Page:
When your father is Pablo Picasso, and your mother is Françoise Gilot, it’s not surprising that your artistic talents are rich and vibrant.
Paloma Picasso has enjoyed a career designing and marketing a wealth of products, from cosmetics to china to fashion accessories. Of particular interest are her fabulous jewelry fashions.
Named for the Spanish word for “dove,” Paloma Picasso, born in Vallauris, France in 1949, was both blessed and cursed to have famous parents. She is linked to her world-renowned artist-father forever. Picasso featured her in many of his works, including Paloma with an Orange and Paloma in Blue. It was never her desire to capitalize on her father’s fame. The younger Picasso wanted to be her own person.
That’s not an easy task, but this Paloma made a name for herself, breaking into several different markets with her original designs.
From childhood, Paloma’s creative spirit showed through in her drawings. But following in her father’s footsteps wasn’t in her plans. Instead, she turned her creativity toward product design.
The Designer Emerges
Following the completion of her studies at the University of Paris, Paloma began designing costume jewelry in 1968. Critics were drawn to her use of flea market rhinestones, crafted into necklaces. Encouraged by this success, Paloma decided to intensify her study of jewelry design.
In 1969, Paloma showed her efforts to her good friend and world-famous couturier Yves Saint Laurent, who hired her to design accessories for one of his collections. Two years later, she was working for Zolotas, a Greek jewelry company. Once again, critics were impressed with her talents and the use of bold geometric shapes in her designs.
Upon her father’s death in 1973, Paloma lost interest in her design work. For a time, she took up acting, appearing in two critically acclaimed French films, and designing movie sets before returning to her work in jewelry design.
Partnership with Tiffany & Company
Approached in 1980 by Tiffany & Company, Paloma was delighted when asked to create a line of styles for the prestigious jeweler. It fulfilled her wish to design for an American store. She liked the relative accessibility of Tiffany shoppers compared to their French counterparts. Jewelry stores in France, she believed, too often encouraged only a wealthy clientele.
Tiffany’s Senior Vice President at the time, John Loring, was quoted as saying, “Paloma has taken the gaudiness out of jewelry but kept the glitter.” Tiffany President Henry B. Platt stated in Newsweek that, “For the first time, people can hold a Picasso in their hands and try it on.”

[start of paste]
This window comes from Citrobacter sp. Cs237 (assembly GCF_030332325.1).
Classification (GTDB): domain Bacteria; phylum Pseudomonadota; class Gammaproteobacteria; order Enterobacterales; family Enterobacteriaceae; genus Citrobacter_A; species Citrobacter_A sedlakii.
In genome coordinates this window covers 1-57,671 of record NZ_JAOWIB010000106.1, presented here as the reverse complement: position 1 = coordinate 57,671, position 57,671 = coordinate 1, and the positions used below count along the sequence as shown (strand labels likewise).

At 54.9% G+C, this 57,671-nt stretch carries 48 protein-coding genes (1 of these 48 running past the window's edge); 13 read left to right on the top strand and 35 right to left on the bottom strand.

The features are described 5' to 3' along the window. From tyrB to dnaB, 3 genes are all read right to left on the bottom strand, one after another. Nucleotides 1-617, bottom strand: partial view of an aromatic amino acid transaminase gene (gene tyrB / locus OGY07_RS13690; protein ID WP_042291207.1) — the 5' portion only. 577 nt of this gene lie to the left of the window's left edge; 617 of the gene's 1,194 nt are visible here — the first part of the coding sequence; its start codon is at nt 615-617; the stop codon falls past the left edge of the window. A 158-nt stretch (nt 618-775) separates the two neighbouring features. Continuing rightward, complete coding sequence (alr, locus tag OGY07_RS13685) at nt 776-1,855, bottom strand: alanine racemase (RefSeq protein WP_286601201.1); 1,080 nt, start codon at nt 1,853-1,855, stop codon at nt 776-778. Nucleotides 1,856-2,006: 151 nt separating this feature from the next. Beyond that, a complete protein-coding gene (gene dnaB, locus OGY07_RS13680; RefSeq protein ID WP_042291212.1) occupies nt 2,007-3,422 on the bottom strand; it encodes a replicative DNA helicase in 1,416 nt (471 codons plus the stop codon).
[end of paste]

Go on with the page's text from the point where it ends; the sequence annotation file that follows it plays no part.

Paloma’s first signature collection with Tiffany was entitled, “Paloma’s Graffiti.” It drew inspiration from urban street art (which was not considered art at that time). The style was bold and daring, featuring blocks of gold or silver with impressive colored gemstones on simple cords. Gold or silver “hugs and kisses” were part of the theme of this innovative collection. Unique combinations of cultured pearls, semi-precious gems, and contemporary metals were also featured.
Paloma Picasso Style
Paloma rejects the idea of her work as art, emphatically stating her creations are meant to be worn and enjoyed, not placed in a case and admired. But it’s also been her desire that her jewelry endures over time, unlike costume fashions.
The overall style of Paloma designs includes simple fluid themes in gold or sterling silver, although she is also known for her vibrant jewelry styles that carry large pops of color provided by cabochon-cut semi-precious gemstones. Additionally, she often uses the dove as a symbol in her work, as well as the color red. It’s her penchant for red lipstick, which she has worn since the age of six that has become her personal signature. When she goes out and wishes to be inconspicuous, she refrains from wearing her red lipstick.
In 1990, Paloma celebrated her tenth anniversary with Tiffany with a unique collection featuring an organic look, with just-cut stones and just-mined materials. The necklaces feature vibrant colored gemstones suspended from cords of precious gold.
Her thirtieth anniversary with Tiffany, celebrated in 2010, debuted the collection that reflects her abiding love for Morocco, where she lives part of the time. Entitled “Marrakesh,” the collection is primarily crafted of precious metals in designs that evoke the mystique of Morocco.
In the ensuing years, Paloma has continued to partner with Tiffany to create new and exciting collections. Among them, she paid tribute to the city of Venice, its canals, and the city’s motifs, with a collection called “Venezia.”
Her “Olive Leaf” collection showcases styles in sterling silver and 18K gold in intricate patterns and wreath-like shapes that symbolize peace and abundance.
Tributes, Awards, and Accolades
- Two museums have acquired Paloma Picasso’s work. The Smithsonian Institution’s National Museum of Natural History has a 396.30-carat kunzite necklace designed by Paloma. Chicago’s Field Museum of Natural History owns a 408.63-carat moonstone bracelet decorated with diamonds in a lightning bolt pattern.
- 1983: Paloma Picasso was inducted into the International Best Dressed List Hall of Fame.
- 1988: Fashion Group International honored Paloma as one of the “Women Who Have Made an Extraordinary Impact on Our Industry.” That same year, Hispanic Designers, Inc. also presented her with the MODA award for design excellence.
- 2011: Paloma Picasso was recognized with an exhibition of her work at the National Museum of Women in the Arts in Washington, D.C.
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